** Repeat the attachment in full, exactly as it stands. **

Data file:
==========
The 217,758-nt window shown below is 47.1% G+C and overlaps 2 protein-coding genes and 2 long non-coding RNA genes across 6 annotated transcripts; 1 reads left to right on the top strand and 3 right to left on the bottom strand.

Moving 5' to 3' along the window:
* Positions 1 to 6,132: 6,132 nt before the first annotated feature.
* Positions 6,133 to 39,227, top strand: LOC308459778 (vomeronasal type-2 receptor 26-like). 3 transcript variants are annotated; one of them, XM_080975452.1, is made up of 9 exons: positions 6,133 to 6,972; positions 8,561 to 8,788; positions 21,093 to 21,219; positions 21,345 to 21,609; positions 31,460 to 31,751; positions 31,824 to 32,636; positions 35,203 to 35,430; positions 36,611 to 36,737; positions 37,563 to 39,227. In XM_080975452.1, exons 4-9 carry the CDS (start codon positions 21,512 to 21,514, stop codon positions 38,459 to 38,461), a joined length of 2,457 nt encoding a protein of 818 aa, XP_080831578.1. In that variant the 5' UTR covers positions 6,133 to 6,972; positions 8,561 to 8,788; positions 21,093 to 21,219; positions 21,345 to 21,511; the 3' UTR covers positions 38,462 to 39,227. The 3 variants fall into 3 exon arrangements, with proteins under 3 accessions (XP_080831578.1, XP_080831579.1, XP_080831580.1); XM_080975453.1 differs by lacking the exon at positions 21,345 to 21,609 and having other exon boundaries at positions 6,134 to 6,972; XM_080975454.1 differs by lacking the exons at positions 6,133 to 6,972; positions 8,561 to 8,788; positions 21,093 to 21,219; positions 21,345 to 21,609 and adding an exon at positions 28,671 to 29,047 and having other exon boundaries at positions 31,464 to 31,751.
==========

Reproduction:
The 217,758-nt window shown below is 47.1% G+C and overlaps 2 protein-coding genes and 2 long non-coding RNA genes across 6 annotated transcripts; 1 reads left to right on the top strand and 3 right to left on the bottom strand.

Moving 5' to 3' along the window:
* Positions 1 to 6,132: 6,132 nt before the first annotated feature.
* Positions 6,133 to 39,227, top strand: LOC308459778 (vomeronasal type-2 receptor 26-like). 3 transcript variants are annotated; one of them, XM_080975452.1, is made up of 9 exons: positions 6,133 to 6,972; positions 8,561 to 8,788; positions 21,093 to 21,219; positions 21,345 to 21,609; positions 31,460 to 31,751; positions 31,824 to 32,636; positions 35,203 to 35,430; positions 36,611 to 36,737; positions 37,563 to 39,227. In XM_080975452.1, exons 4-9 carry the CDS (start codon positions 21,512 to 21,514, stop codon positions 38,459 to 38,461), a joined length of 2,457 nt encoding a protein of 818 aa, XP_080831578.1. In that variant the 5' UTR covers positions 6,133 to 6,972; positions 8,561 to 8,788; positions 21,093 to 21,219; positions 21,345 to 21,511; the 3' UTR covers positions 38,462 to 39,227. The 3 variants fall into 3 exon arrangements, with proteins under 3 accessions (XP_080831578.1, XP_080831579.1, XP_080831580.1); XM_080975453.1 differs by lacking the exon at positions 21,345 to 21,609 and having other exon boundaries at positions 6,134 to 6,972; XM_080975454.1 differs by lacking the exons at positions 6,133 to 6,972; positions 8,561 to 8,788; positions 21,093 to 21,219; positions 21,345 to 21,609 and adding an exon at positions 28,671 to 29,047 and having other exon boundaries at positions 31,464 to 31,751.